@ Ted Egan: Ted, I note with interest your reference …

Comment on Politicking or community: What to do about youth crime? by John Bell.

@ Ted Egan: Ted, I note with interest your reference to the “Bob Beadman towns” proposed so many years ago.
I first met Bob when I went to work for the National Aboriginal Sports Foundation in Canberra in 1981.
Bob was in Aboriginal Affairs. Bob showed a genuine interest in our work to promote sport for Aboriginal youth.
In 1982 when the NASF held the first ever presentation of Aboriginal national youth sport awards on Channel 7’s Sunday World of Sport in Melbourne on February 14, 1982, Bob was the first to ring us and congratulate Brian Dixon, Syd Jackson and the board.
Then in 1992 Bob was an ATSIC manager who gave evidence in the Castan human rights tribunal case. Bob has certainly been around in Aboriginal youth affairs.

John Bell Also Commented

Politicking or community: What to do about youth crime?
@ Ted Egan. I note your comment “The Arranta Elders must be invited to call the shots”.
I accept your long history of very special involvement in the Aboriginal community.
In view of the reality of the current difficult tribal population mix in Alice, how do you propose this invitation should be extended?
By whom?
And how can the Arranta people call the shots in the practical day to day governance of the town?
Do you have a plan to be implemented? I am interested in your views.


Recent Comments by John Bell

Harts Range garnet mine in trouble
In the 1970s we used to convoy it from Melanka to the Harts Range race meeting weekend.
Never knew if it was the sun glinting off the mica in them there hills, or the reflection off the bottom of the CB stubs.


Rolfe bail application under exclusion of the public
@ Peter Dixon: “The charges must have been laid on the evidence.”
Not necessarily. Peter, I agree with you that police are not above the law.
But the question here is – why was the charge of murder laid so quickly? There is a whiff of NT government influence here. In the highly volatile immediate community reaction at the time, so hastily laying the most serious charge of murder, rather than say, manslaughter, it is not a quantum leap to think that police were leaned on by the NT government to try to defuse and placate the community anger.
Down here in Victoria, when 26 government MPs were found by Ombudsman Deborah Glass to have rorted (i.e. misappropriated) public funds of $300,000 to pay Red Shirt volunteers to win the 2014 election, Andrews refused to allow the police to interview them.
They were never charged and sit in Parliament scot free today. The same major party is in government in Victoria and the NT.
Who is to say that the NT police were not leaned on in a similar manner by Mr Gunner?


Rolfe bail application under exclusion of the public
@ Evelyne Roullet: I respect your comment Evelyne.
However, the third person is only “central” to the incident in the fact that he is a witness whose account may or may not be given weight to find guilty or acquit.
My point is that the two central young men have been impossibly captured and trapped by the media and stereotyped into opposing racial camps.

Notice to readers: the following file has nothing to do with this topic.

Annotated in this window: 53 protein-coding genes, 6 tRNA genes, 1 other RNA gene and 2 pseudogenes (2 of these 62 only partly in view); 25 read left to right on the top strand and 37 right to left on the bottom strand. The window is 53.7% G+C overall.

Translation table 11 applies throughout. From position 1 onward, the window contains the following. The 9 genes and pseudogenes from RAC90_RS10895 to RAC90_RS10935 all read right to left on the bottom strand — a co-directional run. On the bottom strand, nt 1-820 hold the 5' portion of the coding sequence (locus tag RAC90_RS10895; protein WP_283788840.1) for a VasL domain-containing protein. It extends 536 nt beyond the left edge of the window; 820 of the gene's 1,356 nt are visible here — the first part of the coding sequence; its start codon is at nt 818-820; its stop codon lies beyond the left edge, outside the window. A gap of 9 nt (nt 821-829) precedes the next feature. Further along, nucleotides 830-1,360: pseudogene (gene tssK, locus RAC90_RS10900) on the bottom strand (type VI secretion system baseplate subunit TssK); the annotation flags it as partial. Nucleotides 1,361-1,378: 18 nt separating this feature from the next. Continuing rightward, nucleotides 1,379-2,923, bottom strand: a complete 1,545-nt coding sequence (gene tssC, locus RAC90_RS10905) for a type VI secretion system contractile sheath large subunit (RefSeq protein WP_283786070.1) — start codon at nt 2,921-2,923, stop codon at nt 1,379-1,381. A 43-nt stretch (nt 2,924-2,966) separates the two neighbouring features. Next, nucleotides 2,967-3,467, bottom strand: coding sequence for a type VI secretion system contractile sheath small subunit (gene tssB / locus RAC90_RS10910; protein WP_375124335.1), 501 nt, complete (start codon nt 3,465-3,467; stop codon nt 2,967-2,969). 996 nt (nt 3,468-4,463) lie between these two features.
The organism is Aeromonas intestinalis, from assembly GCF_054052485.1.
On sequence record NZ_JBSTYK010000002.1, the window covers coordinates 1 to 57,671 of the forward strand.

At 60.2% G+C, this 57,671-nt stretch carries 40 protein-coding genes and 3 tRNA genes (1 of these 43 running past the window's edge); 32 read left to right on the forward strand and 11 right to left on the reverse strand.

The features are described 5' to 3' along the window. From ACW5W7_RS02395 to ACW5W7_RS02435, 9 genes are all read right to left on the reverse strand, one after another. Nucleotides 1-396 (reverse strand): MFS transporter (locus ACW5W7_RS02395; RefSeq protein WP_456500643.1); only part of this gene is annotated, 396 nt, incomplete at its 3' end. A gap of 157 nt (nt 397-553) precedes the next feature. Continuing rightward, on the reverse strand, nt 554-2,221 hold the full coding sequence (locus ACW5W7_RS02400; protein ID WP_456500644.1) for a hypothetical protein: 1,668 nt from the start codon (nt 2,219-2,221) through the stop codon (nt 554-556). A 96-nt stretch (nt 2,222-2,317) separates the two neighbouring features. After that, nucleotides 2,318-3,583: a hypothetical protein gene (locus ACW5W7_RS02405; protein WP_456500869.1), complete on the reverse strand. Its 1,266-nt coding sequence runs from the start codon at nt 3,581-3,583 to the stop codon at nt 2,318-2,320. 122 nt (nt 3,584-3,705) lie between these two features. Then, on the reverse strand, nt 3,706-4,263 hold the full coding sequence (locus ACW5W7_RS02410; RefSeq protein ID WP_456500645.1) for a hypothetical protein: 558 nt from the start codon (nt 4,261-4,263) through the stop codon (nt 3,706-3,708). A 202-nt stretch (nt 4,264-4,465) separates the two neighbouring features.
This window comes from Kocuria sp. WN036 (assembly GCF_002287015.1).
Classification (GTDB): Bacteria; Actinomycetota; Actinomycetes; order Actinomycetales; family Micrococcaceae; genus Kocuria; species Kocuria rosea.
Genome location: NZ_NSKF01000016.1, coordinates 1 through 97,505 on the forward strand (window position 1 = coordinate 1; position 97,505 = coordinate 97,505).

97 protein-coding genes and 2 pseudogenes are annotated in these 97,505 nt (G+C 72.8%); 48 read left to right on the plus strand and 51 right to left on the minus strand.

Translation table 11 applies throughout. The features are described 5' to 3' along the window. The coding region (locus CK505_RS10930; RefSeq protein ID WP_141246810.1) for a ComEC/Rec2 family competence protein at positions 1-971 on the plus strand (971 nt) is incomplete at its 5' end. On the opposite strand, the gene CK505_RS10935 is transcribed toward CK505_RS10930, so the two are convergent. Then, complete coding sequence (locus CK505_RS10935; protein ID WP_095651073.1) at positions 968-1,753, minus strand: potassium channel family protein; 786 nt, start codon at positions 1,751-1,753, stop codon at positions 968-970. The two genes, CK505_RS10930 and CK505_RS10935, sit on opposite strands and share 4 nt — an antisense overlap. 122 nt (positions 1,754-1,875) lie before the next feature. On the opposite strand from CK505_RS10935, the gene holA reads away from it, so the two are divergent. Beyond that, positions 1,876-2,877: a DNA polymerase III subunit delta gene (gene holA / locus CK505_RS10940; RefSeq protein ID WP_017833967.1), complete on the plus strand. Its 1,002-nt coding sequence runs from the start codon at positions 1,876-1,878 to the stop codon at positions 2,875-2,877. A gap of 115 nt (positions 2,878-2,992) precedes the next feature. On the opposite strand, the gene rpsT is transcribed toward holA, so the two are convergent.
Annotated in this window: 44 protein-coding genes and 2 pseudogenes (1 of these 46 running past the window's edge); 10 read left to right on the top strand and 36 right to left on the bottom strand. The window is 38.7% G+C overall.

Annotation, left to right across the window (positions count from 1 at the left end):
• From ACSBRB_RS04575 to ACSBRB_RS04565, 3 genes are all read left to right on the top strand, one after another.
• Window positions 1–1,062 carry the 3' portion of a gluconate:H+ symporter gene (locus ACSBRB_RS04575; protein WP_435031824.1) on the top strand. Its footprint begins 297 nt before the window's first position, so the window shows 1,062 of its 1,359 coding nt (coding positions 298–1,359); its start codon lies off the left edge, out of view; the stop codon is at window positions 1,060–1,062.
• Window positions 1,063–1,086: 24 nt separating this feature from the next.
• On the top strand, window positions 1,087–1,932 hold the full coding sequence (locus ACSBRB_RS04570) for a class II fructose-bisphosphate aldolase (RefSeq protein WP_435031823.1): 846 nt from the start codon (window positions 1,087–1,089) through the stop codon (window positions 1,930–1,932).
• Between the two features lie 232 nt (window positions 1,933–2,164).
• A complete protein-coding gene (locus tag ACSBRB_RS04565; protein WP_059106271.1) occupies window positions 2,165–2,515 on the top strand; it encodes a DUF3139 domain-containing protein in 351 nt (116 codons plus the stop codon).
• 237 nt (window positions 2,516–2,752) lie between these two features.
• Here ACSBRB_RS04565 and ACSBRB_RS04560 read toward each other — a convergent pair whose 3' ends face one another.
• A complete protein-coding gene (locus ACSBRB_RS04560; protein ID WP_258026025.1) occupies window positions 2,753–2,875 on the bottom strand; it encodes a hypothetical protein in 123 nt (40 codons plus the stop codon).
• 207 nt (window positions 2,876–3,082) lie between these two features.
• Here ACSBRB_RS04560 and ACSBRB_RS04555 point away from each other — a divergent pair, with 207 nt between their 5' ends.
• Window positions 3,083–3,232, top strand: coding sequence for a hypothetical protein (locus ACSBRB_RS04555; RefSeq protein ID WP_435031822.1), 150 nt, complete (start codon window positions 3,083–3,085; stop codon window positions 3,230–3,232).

The media cannot help itself. Sensationalism that only exacerbates the bitterness and attracts readers and viewers.


Rolfe bail application under exclusion of the public
With all due respect. The Australian’s reporting of this incident, and for that matter the reporting of every other mainstream media outlet, gave full and fair coverage – sensationalistic coverage, in fact – to the community’s outrage.
From the very first moment that the news broke, it was reported with very heavy implication that it was a racial incident. With hatred of police thrown in.
Anyone who dared to suggest otherwise ran a serious risk of accusations of racism.
Two young men were central to this incident. The dead Young man will rightly be respected and honoured in death. As should be by family and friends and community.
However, the one who has been charged with murder (very hastily it would seem for political reasons), is now firmly stereotyped as a white racist.
His pic has been emblazoned on the front pages and we know him as a white twenties lad with tattoos from a white well-off family.
He has been condemned automatically by at least 50% of the population.
I will be very interested to see if his trial will be by jury or judge alone.
I think a jury trial would not guarantee a fair trial.
Media attention to the different treatment he has been accorded will only make a fair trial by jury even more doubtful.


Alice group says ‘no’ to extradition of Assange
@ Jerry Fitzsimons: A former local 4 has a fair point; why worry about Assange when there are far more relevant and important local issues to report in many Alicians’ opinion.
I tend to agree. I have long been impressed with Murray Stewart’s Desert League of Champions initiative.
I personally think it has been a lovely community bonding exercise over the last 20 years. 10 nominees every year for 10 years then a big celebration of the 100 in 2019.
Much prefer to read a report on an event celebrating Alicians and the sporting history of a town that has a magnificent sporting tradition than reading about the Socialist group rally.


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